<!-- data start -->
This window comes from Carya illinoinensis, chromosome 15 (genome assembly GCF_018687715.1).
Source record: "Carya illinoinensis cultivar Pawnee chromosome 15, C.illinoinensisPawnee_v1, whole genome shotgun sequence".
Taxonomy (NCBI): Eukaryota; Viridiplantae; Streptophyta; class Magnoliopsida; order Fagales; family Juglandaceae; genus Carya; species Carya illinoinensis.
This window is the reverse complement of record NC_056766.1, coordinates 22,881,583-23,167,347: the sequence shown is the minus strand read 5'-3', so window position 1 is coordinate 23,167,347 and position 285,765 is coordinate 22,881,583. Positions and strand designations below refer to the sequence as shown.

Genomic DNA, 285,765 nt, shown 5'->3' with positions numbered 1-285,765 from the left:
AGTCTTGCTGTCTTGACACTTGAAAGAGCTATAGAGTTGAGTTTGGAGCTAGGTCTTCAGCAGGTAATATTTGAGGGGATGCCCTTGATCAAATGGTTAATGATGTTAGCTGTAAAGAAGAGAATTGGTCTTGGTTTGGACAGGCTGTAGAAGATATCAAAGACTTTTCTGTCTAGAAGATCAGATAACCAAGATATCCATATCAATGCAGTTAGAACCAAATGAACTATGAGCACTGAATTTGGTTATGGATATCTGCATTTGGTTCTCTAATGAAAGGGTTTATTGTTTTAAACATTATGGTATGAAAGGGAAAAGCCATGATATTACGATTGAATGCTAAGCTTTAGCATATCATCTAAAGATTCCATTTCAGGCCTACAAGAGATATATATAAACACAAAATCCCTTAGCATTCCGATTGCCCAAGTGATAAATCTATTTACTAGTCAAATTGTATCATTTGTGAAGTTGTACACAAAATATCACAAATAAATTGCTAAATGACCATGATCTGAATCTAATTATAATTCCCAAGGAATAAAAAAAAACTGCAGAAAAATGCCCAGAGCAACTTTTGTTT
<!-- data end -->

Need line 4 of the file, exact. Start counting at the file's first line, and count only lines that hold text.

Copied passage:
This window is the reverse complement of record NC_056766.1, coordinates 22,881,583-23,167,347: the sequence shown is the minus strand read 5'-3', so window position 1 is coordinate 23,167,347 and position 285,765 is coordinate 22,881,583. Positions and strand designations below refer to the sequence as shown.